The validity of the trial and conviction of the appealing defendant is assailed chiefly on the ground that the evidence was not sufficient to warrant its submission to the jury, and that his motion for judgment as of nonsuit should have been allowed.
Under the established rule to be applied to the consideration of this motion, the evidence must be viewed in the light most favorable to the State, and if there was any substantial evidence to support the charge contained in the bill of indictment, the ruling of the court below must be upheld. S. v. Anderson, 208 N. C., 771, 182 S. E., 643; S. v. Rountree, 181 N. C., 535, 106 S. E., 669.
The evidence for the State tended to show that property, consisting of 76 cases of whiskey valued at $1,400, was stolen on the night of *5765 January, 1939, from tbe building of Spencer in Randolph County; that tbe defendants King and Haithcock, together with Curl, Moore, and Ferguson, actively participated in the larceny; that they traveled to the scene in two automobiles belonging to defendant Andrews, and the stolen property was transported in these automobiles to the place of defendant Andrews, who has a cafe and service station or garage near Graham in Alamance County. Andrews was not personally present but was in the State of Virginia at the time.
The witness Moore testified that two weeks before, at the request of Andrews, he went with Andrews in the latter’s automobile to Spencer’s place; that defendant King was there also; that King knocked on the •door, came back and told Andrews that there was a lady there. Andrews and the witness then returned to Graham. This witness further testified that a week later he went with Andrews and Haithcock again to Spencer’s place in Andrews’ automobile. King and another man also came “in a black Ford.” Andrews drove his car by the side of Spencer’s house. Something was said about a light over the back window. Haith-cock got out and went to the back door and reported the door was locked. “Andrews told him not to fool with it,” and they drove back to Graham. This witness also testified that on this occasion “Mr. Andrews' parked the car, and a fellow driving a Ford said he wasn’t going to let the car stay there because they would know of you. He was talking to Mr. Andrews.”
The witness Curl testified that after he was arrested and put in jail he saw defendant Andrews, a week later. “I sent him a telegram to bring me some clothes. When he came he wanted to know where the liquor was that King and I put away.” There was also evidence that Andrews visited witness Moore in jail, gave him a small amount of money, and told him not to say anything about his being “up there at Spencer’s.” The participants in the larceny of the property had known •defendant Andrews for a number of years. Several of them previously had been employed by him, and Curl, who drove one of the automobiles used in transporting the stolen property to Graham, was sleeping at Andrews’ place.
In S. v. Whiteside, 204 N. C., 710, 169 S. E., 711, a criminal conspiracy was defined as follows: “A conspiracy is the unlawful concurrence of two or more persons in a wicked scheme — the combination or agreement to do an unlawful thing or to do a lawful thing in an unlawful way or by unlawful means. S. v. Ritter, 197 N. C., 113, 147 S. E., 733. Indeed, the conspiracy is the crime and not its execution. S. v. Wrenn, 198 N. C., 260, 151 S. E., 261.” “As soon as the union of wills for the unlawful purpose is perfected, the offense of conspiracy is complete.” S. v. Knotts, 168 N. C., 173, 83 S. E., 972.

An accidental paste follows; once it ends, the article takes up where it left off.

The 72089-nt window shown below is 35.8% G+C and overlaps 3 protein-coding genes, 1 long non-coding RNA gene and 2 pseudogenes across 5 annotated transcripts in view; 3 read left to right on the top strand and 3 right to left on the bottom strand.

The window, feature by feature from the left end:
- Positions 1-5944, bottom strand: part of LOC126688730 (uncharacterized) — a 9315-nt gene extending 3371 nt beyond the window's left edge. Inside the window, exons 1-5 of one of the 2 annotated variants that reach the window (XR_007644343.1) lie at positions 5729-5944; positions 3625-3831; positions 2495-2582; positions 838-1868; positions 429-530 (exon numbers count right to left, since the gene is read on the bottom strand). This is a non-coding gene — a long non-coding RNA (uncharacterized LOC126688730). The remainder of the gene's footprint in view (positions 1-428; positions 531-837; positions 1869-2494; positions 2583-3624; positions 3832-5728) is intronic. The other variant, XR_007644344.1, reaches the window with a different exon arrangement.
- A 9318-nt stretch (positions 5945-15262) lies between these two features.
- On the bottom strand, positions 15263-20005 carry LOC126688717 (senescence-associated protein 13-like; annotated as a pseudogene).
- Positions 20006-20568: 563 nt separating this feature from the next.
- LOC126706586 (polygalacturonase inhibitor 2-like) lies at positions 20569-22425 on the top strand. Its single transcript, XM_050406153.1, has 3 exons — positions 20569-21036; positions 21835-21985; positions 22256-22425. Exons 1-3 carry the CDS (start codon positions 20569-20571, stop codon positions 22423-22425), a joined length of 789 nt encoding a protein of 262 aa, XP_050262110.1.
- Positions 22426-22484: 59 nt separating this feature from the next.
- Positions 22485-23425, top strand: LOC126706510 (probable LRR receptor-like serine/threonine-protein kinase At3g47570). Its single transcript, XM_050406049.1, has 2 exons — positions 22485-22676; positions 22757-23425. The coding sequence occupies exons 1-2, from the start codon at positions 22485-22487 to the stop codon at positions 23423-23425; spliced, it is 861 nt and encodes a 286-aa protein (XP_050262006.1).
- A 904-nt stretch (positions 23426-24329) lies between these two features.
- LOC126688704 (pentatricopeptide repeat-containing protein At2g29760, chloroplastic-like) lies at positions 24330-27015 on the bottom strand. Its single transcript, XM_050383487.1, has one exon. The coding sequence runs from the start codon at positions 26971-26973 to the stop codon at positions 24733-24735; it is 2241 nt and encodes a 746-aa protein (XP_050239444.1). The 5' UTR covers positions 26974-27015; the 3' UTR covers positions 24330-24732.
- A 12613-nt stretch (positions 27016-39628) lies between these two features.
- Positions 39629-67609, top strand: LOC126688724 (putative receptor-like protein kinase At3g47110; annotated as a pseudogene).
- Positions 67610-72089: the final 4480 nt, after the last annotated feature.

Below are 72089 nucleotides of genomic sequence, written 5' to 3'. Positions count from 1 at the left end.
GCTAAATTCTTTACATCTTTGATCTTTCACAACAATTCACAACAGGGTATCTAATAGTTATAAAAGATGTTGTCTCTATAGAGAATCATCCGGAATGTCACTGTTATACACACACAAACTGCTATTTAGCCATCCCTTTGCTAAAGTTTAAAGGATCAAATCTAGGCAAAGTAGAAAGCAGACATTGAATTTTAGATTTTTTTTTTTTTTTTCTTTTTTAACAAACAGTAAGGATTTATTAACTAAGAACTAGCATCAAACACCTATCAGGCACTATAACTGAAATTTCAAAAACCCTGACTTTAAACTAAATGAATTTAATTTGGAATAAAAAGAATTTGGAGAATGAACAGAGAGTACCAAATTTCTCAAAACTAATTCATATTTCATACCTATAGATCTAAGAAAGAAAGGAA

*577Tbe fact tbat tbe appealing defendant did not personally participate in tbe overt act is not material if it be established by competent evidence tbat be entered into an unlawful confederation for tbe criminal purpose alleged. Tbe existence of tbe unlawful agreement need not be proven by direct testimony. It may be inferred from other facts, and tbe conditions and circumstances surrounding. 11 Am. Jur., 548, 570. “Tbe results accomplished, tbe divergence of those results from tbe course which would ordinarily be expected, tbe situation of tbe parties and their antecedent relations to each other, together with tbe surrounding circumstances, and tbe inferences legitimately deducible therefrom, furnish, in tbe absence, of direct proof, and often in tbe teeth of positive testimony to tbe contrary, ample ground for concluding tbat a conspiracy exists.” S. v. Whiteside, supra; S. v. Anderson, 208 N. C., 771 (787); S. v. Shipman, 202 N. C., 518, 163 S. E., 657; S. v. Ritter, 199 N. C., 116, 154 S. E., 62.
While in tbe instant case some of tbe testimony of tbe State’s witnesses, elicited on cross-examination, tended to exculpate tbe appealing defendant, upon consideration of tbe whole case we think tbe evidence sufficient to require its submission to tbe jury. Tbe credibility of tbe witnesses, and tbe inferences properly to be drawn from tbe facts in evidence, were matters within tbe province of tbe jury.
Tbe appellant’s assignments of error, based upon tbe rulings of tbe court below in tbe admission of testimony, we find without substantial merit. S. v. Ritter, 199 N. C., 116, 154 S. E., 62; S. v. Batts, 210 N. C., 659, 188 S. E., 99. Nor can tbe exceptions to tbe judge’s charge be sustained.
We reach tbe conclusion tbat in tbe trial there was
N o error.